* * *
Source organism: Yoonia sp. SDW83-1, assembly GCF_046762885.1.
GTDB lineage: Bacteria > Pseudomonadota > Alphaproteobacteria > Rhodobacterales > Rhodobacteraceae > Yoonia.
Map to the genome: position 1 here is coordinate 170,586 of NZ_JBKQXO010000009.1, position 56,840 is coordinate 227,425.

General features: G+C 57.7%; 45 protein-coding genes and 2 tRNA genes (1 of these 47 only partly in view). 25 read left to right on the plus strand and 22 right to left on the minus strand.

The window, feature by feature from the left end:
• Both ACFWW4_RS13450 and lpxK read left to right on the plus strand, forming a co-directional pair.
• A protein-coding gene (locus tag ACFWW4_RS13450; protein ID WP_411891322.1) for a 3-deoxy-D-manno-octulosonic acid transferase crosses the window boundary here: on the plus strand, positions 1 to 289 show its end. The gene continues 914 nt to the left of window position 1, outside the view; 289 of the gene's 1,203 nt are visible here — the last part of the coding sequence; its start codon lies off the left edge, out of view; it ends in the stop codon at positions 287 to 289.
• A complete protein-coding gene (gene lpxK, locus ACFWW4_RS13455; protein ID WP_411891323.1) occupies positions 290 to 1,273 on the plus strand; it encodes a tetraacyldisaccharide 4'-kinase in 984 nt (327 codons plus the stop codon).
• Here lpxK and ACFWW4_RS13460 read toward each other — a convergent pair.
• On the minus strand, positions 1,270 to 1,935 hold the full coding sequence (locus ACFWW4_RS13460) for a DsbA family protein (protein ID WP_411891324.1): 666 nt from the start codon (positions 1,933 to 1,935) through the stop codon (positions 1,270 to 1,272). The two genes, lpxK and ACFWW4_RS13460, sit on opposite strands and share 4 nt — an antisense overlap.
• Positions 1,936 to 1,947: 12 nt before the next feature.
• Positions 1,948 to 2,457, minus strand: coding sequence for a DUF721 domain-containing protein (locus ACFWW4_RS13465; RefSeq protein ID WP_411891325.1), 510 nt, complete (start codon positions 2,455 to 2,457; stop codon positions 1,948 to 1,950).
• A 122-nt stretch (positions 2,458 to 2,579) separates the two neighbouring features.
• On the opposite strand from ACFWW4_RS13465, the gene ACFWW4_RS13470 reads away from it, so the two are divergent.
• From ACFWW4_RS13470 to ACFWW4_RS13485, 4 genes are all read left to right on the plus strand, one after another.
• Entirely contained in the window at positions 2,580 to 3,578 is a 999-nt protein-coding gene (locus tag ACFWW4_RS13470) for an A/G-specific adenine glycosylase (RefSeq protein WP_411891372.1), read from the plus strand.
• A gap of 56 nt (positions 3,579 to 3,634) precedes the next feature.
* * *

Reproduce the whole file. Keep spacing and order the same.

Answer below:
Source organism: Yoonia sp. SDW83-1, assembly GCF_046762885.1.
GTDB lineage: Bacteria > Pseudomonadota > Alphaproteobacteria > Rhodobacterales > Rhodobacteraceae > Yoonia.
Map to the genome: position 1 here is coordinate 170,586 of NZ_JBKQXO010000009.1, position 56,840 is coordinate 227,425.

General features: G+C 57.7%; 45 protein-coding genes and 2 tRNA genes (1 of these 47 only partly in view). 25 read left to right on the plus strand and 22 right to left on the minus strand.

The window, feature by feature from the left end:
• Both ACFWW4_RS13450 and lpxK read left to right on the plus strand, forming a co-directional pair.
• A protein-coding gene (locus tag ACFWW4_RS13450; protein ID WP_411891322.1) for a 3-deoxy-D-manno-octulosonic acid transferase crosses the window boundary here: on the plus strand, positions 1 to 289 show its end. The gene continues 914 nt to the left of window position 1, outside the view; 289 of the gene's 1,203 nt are visible here — the last part of the coding sequence; its start codon lies off the left edge, out of view; it ends in the stop codon at positions 287 to 289.
• A complete protein-coding gene (gene lpxK, locus ACFWW4_RS13455; protein ID WP_411891323.1) occupies positions 290 to 1,273 on the plus strand; it encodes a tetraacyldisaccharide 4'-kinase in 984 nt (327 codons plus the stop codon).
• Here lpxK and ACFWW4_RS13460 read toward each other — a convergent pair.
• On the minus strand, positions 1,270 to 1,935 hold the full coding sequence (locus ACFWW4_RS13460) for a DsbA family protein (protein ID WP_411891324.1): 666 nt from the start codon (positions 1,933 to 1,935) through the stop codon (positions 1,270 to 1,272). The two genes, lpxK and ACFWW4_RS13460, sit on opposite strands and share 4 nt — an antisense overlap.
• Positions 1,936 to 1,947: 12 nt before the next feature.
• Positions 1,948 to 2,457, minus strand: coding sequence for a DUF721 domain-containing protein (locus ACFWW4_RS13465; RefSeq protein ID WP_411891325.1), 510 nt, complete (start codon positions 2,455 to 2,457; stop codon positions 1,948 to 1,950).
• A 122-nt stretch (positions 2,458 to 2,579) separates the two neighbouring features.
• On the opposite strand from ACFWW4_RS13465, the gene ACFWW4_RS13470 reads away from it, so the two are divergent.
• From ACFWW4_RS13470 to ACFWW4_RS13485, 4 genes are all read left to right on the plus strand, one after another.
• Entirely contained in the window at positions 2,580 to 3,578 is a 999-nt protein-coding gene (locus tag ACFWW4_RS13470) for an A/G-specific adenine glycosylase (RefSeq protein WP_411891372.1), read from the plus strand.
• A gap of 56 nt (positions 3,579 to 3,634) precedes the next feature.